Nature Notes from Argyll
(and occasionally other places)
Tue 21 Jul 2009 Balinoe area, nr Kilmore, S of Oban
The July Seil Natural History Group midweek recording walk began in the layby at the head of Loch Feochan and followed the initial stages of the Coffin Route that goes from Balinoe to Scammadale. Our target square was NM 8723 but we also wandered into NM 8823, both squares with no existing botanical records.
On the way we had good views of two Spotted Flycatchers swooping out to snaffle prey from a vantage point on a fence, and another pair doing the same thing from a branch.
Our route took us up a farm track to a muddy cattle feeding area. There were typical farmyard ruderals such as Corn Spurrey, Persicaria, Pale Persicaria, Pineapple Mayweed, Water-pepper and Marsh Cudweed. An unexpected member of this assemblage was Heath Groundsel, above left. The plants were hairier than is usual for this species, which is similar to ordinary Groundsel but has short recurved ray florets around the outside of the flowerhead. It is a weed of bare ground but I'm used to seeing it on better drained, less fertilised soils.
The mushroom Panaeolus semiovatus, which we've had before, was common on the cattle dung. The yellow-brown mushroom in the picture above is an Agrocybe species, but I can't get it any closer than that.
Following much discussion about the best route to take we ended up charging through head-high bracken hoping that before long we'd find ourselves on a path. We finished up in a clearing with fine views over Loch Feochan, where we sat and had lunch while a scout climbed the hill to spy out a bracken-free escape route.
In places the bracken had "Little Black Puddings", the galls of Dasineura pteridis on the underside of the pinnules. The Plume Moth resting on bracken is Platyptilia pallidactyla. Thanks to Martin Honey for suggesting this and Colin Hart for confirming it. Its larval food plants are Yarrow and Sneezewort which were both quite plentiful in the vicinity.
This caterpillar on a Meadow Foxtail stem is a result of the recent invasion of Silver Y moths. Common Red Soldier Beetles were out in numbers. This one is braving the spines to reach a Creeping Thistle flower where it will lie in wait for some flying insect. It's easily identified by the dark tips to the wing-cases. I'd be interested to hear if anyone spots any other kind of soldier beetle. I'm sure there are several to be found in the area but they are under-recorded in Scotland. Even the Common Red is said to be "common throughout England and Wales although more local in the north and southern Scotland and with only a few records north of Ayr" ( http://www.thewcg.org.uk/Cantharidae/0027G.htm ) but we saw dozens of them. Many other species are grudgingly admitted to occur as far north as Dumfries but no word of anything beyond. This probably has more to do with the shortage of observers than the shortage of beetles, in sparsely-populated areas like Argyll. Our recording walks aim to fill in some of these omissions.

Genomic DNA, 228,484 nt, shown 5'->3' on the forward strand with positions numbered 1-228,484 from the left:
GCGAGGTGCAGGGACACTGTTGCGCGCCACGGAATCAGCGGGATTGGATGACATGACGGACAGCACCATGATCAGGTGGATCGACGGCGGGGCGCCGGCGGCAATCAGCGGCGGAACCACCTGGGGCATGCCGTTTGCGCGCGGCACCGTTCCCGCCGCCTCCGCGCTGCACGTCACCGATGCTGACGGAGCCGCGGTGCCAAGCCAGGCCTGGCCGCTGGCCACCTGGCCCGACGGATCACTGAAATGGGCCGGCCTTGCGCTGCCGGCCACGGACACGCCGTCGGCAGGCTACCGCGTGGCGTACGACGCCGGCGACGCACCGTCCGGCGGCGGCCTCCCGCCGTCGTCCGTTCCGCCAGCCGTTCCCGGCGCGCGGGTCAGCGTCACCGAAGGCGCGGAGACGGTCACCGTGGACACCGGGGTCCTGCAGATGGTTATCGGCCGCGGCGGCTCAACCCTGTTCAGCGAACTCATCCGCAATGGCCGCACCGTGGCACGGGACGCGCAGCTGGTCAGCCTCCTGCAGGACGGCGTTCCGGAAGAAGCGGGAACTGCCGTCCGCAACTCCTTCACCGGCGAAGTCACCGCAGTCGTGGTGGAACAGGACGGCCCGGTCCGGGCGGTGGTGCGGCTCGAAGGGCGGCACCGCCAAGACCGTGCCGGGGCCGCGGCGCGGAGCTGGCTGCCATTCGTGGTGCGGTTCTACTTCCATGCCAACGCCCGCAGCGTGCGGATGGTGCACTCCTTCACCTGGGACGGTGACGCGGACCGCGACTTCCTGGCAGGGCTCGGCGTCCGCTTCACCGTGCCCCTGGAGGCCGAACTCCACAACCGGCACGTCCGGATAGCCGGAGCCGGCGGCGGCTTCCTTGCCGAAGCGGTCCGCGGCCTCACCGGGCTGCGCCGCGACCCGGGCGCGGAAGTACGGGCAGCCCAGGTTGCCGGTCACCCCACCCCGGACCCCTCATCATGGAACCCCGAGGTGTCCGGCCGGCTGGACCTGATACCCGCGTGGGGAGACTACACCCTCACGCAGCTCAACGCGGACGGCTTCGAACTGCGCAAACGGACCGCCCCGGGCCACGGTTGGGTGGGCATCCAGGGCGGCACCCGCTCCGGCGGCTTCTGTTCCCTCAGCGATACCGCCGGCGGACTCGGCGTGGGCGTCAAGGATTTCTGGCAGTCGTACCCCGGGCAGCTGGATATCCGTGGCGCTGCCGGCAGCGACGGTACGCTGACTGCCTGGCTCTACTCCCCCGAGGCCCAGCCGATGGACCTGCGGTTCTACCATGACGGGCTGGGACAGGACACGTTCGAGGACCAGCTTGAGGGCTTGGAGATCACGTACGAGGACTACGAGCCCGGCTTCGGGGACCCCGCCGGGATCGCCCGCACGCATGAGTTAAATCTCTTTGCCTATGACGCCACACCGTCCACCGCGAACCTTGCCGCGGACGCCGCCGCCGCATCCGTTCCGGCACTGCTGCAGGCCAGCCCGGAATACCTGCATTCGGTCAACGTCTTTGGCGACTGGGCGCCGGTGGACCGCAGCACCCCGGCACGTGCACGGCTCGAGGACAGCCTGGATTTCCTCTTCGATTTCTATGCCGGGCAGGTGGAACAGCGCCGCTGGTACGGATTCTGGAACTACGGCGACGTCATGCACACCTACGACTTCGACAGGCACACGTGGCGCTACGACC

Fri 24 Jul 2009 Cnoc Coinnich (between Arrochar and Lochgoilhead)
Up the Coilessan Burn and along the crags on the north face of Cnoc Coinnich. Alpines all the way. Colour all the way too, with non-alpines such as Thyme and Harebell adding to the display. LH pic shows Yellow Saxifrage on a rock in the burn with a round-leaved clump of Mountain Sorrel. RH pic has Moonwort with Purple Saxifrage in the background. Too late for Purple Sax flowers although we did spot a couple of unseasonal ones, but Starry Sax was everywhere. Mossy Sax was present too but past flowering. We were looking for an old record of Alpine Sax - didn't find it, but a great day out all the same.
Often alpines are on inacessible ledges and that's my excuse for this poor picture of Alpine Saw-wort. The tiny yellow fungi were frequent on calcareous rock that had a thin covering of bryophytes and lichens. I couldn't recall seeing them on the hills before and was very curious to know what they were. It turns out they are another of those lichens with basidiomycete fruitbodies, like the Omphalina fulvopallens that we had before (I may not have put the relevant page up yet, but will eventually). This one has much smaller "mushrooms" than that one did, and is called Lichenomphalia alpina. Thanks to Malcolm Storey for the id.
Another excuse was the weather. This was the view from the summit. You can see Ailsa Craig about a sixth of the way in from the left. If you can't, blame your monitor. It brightened up in the afternoon and all in all we didn't get too wet. The burns must have been in spate a few days earlier as the grass was flattened for a distance either side of them.
Here's a sunnier scene, with shadows of the clouds as they sweep across the sky. We watched the cloud base lift inch by inch (it seemed) above the roof of distant hills, and knew that it if missed them it would miss us.
On the way back met up with this Smooth Ground Beetle (a name
I've just invented) aka Carabus glabratus, which was going for a walk along the
track like ourselves.
All photos and other content copyright © Carl Farmer